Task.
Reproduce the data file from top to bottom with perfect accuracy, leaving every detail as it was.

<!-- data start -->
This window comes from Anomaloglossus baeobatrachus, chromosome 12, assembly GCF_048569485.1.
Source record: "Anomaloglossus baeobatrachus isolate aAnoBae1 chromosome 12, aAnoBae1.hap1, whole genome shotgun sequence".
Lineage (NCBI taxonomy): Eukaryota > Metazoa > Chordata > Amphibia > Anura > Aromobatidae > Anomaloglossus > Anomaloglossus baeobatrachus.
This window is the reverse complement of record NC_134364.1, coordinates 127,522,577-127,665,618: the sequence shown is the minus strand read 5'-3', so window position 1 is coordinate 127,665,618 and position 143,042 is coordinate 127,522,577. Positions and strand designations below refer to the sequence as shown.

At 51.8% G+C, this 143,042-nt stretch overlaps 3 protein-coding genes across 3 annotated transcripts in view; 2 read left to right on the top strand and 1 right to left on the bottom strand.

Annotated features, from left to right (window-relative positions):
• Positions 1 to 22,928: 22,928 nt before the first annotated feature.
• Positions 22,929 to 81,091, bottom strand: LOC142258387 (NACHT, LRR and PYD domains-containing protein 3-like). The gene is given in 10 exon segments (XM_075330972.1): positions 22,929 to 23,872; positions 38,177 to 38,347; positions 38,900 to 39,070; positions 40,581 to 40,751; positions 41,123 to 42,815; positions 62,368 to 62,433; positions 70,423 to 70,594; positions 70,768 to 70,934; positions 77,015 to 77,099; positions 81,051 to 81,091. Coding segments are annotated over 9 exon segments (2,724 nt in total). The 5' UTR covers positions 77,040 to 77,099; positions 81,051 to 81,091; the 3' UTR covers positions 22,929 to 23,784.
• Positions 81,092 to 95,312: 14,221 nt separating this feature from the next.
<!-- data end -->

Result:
This window comes from Anomaloglossus baeobatrachus, chromosome 12, assembly GCF_048569485.1.
Source record: "Anomaloglossus baeobatrachus isolate aAnoBae1 chromosome 12, aAnoBae1.hap1, whole genome shotgun sequence".
Lineage (NCBI taxonomy): Eukaryota > Metazoa > Chordata > Amphibia > Anura > Aromobatidae > Anomaloglossus > Anomaloglossus baeobatrachus.
This window is the reverse complement of record NC_134364.1, coordinates 127,522,577-127,665,618: the sequence shown is the minus strand read 5'-3', so window position 1 is coordinate 127,665,618 and position 143,042 is coordinate 127,522,577. Positions and strand designations below refer to the sequence as shown.

At 51.8% G+C, this 143,042-nt stretch overlaps 3 protein-coding genes across 3 annotated transcripts in view; 2 read left to right on the top strand and 1 right to left on the bottom strand.

Annotated features, from left to right (window-relative positions):
• Positions 1 to 22,928: 22,928 nt before the first annotated feature.
• Positions 22,929 to 81,091, bottom strand: LOC142258387 (NACHT, LRR and PYD domains-containing protein 3-like). The gene is given in 10 exon segments (XM_075330972.1): positions 22,929 to 23,872; positions 38,177 to 38,347; positions 38,900 to 39,070; positions 40,581 to 40,751; positions 41,123 to 42,815; positions 62,368 to 62,433; positions 70,423 to 70,594; positions 70,768 to 70,934; positions 77,015 to 77,099; positions 81,051 to 81,091. Coding segments are annotated over 9 exon segments (2,724 nt in total). The 5' UTR covers positions 77,040 to 77,099; positions 81,051 to 81,091; the 3' UTR covers positions 22,929 to 23,784.
• Positions 81,092 to 95,312: 14,221 nt separating this feature from the next.